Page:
Friday, February 08, 2013


fallow fields

Two feet of snow in the forecast for this evening and here I am snugged in at home reading self-help books and wondering what all the "real" booksellers and "real" painters and "real" writers are doing today.  Selling expensive rare books and painting subtle masterpieces and writing their brilliant memoirs, I bet, which is what I am not doing much of at the moment.  Every year I encounter some fallow time, a stretch of weeks when nothing seems to be germinating.  I can't predict when it will occur, but it always comes around at some point and I have to remember to be kind to myself and not worry that any gifts I happen to have on loan from fate might be gone forever.  They always come around again.  (At least they have thus far.  Ahem.)  And so, since I can't seem to do otherwise, I quietly prepare for their return.  I read, and write in my journal, and regard my unfinished projects with calm equilibrium.  I stretch and gesso canvases, and visit museums and bookshops and art supply stores.  One of the self-help books calls this filling the well and it's a good metaphor.  In the studio, I archived last year's work and see that I completed a hundred oil paintings in 2012, not bad at all.  On the book front, I went to another little library sale last weekend and only came away with half a carton of books, but at least that was something, even if they do seem like awfully small seed potatoes.  My micro book business did make money last year, as I am discovering from the papers we are gathering as we prepare to file our taxes.  The news is good and all is well, more or less as usual.  So why am I reading self-help books?  Is it a February thing?  Or, come to think of it, are all books self-help books?  Yes, I believe, among other things they are our own prescriptions for our true selves.  Our own seed packets, sown in fallow fields, to bloom when the sun returns.  Meanwhile, the snow is already flying in swirls here, the teakettle is singing, and the books on the bedside table beckon.  May everyone weather their winter storms safely.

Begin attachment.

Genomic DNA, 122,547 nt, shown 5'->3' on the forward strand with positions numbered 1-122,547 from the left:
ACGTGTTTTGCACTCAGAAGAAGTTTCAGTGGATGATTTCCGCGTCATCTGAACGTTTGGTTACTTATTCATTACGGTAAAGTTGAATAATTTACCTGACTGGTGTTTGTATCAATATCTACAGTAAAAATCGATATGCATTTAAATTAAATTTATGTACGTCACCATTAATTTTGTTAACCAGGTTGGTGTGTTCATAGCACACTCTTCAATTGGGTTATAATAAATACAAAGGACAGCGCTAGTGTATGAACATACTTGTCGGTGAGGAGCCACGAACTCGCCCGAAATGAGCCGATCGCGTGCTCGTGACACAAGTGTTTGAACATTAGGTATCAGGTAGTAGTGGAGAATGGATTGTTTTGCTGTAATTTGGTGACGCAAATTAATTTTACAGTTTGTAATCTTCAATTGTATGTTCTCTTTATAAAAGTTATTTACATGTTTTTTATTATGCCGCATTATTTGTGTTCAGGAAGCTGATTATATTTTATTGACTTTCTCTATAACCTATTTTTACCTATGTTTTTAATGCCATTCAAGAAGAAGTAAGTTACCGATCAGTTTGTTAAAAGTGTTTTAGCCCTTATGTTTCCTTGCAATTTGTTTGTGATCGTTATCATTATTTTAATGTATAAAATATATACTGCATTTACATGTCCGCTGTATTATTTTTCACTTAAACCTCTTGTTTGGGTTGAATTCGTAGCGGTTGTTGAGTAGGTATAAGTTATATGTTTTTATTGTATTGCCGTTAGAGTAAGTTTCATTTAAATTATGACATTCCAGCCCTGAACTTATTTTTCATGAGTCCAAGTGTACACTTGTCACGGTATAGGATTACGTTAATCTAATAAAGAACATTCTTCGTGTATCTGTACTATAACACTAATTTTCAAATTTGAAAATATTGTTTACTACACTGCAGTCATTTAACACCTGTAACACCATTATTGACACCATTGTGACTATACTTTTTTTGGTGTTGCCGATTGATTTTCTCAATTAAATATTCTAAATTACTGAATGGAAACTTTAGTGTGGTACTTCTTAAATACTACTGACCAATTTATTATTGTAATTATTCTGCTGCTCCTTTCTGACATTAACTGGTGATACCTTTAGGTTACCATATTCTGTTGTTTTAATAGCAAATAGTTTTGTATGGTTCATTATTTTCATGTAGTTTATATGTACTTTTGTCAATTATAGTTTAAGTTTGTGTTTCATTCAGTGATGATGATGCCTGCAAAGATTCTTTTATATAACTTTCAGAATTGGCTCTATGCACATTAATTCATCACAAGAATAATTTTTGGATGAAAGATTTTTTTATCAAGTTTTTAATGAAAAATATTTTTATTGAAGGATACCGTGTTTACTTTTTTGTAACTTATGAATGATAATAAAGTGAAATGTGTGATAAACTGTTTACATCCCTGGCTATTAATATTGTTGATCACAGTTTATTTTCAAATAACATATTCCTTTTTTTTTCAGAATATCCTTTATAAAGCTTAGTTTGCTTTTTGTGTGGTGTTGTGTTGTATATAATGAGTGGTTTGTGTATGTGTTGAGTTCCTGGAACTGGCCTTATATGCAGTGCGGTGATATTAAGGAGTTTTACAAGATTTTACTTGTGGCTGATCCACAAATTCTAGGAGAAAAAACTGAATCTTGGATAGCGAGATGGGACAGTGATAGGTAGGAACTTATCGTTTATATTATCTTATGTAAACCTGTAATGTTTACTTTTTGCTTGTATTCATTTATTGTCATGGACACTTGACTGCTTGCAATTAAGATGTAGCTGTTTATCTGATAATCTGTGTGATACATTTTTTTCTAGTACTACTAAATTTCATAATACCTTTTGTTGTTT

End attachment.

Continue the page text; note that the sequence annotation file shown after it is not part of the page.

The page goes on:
I think it was C.S. Lewis who referred to the end of winter as "the waiting room of the world." This is a great time for self-reflection. And reading, of course!
Congratulations on doing what you love and making money at it. Both of those accomplishments are rare these days.
I wanted to comment on your last two posts as well, so I will do that here. Readers of real books? We are probably a minority, but our ranks do receive new recruits as young readers find their first used book shop or discover the beauty of a well-printed book. We will never be a large crowd of bibliophiles, but we are here to stay. Accumulating books and collecting books are very different pursuits, I think. The rare book as an object to be admired is also an object seen as an investment. The prices achieved by the truly rare and exquisite books continue to astound me. I read book catalogues and gulp after seeing the price. Who is buying these books?! I wonder that so often, but those collectors insure the survival in the trade of books, at least in those that are rare and desired. I can't imagine a time when even "good used books" will fail to find any admirers.
Speaking of rare books, your trip to Merrill's Bookshop basically proves the point. His shop is fantastic and he lives up to his sign and really does stock some rare and wonderful books. When I am in Maine I try to visit his shop and always find great books in my budget. If a bookseller in Central Maine who shuns the internet and all of the technological attention grabbers available can survive, there is hope yet. Spend an hour in Merrill's and you will learn a great deal. The best part about the pursuit of books is that even if you can't afford to buy something like that wonderful Johnson's dictionary, you can come away with bibliographical education. A book may be unattainable due to a small budget, but the information it contains can be learned.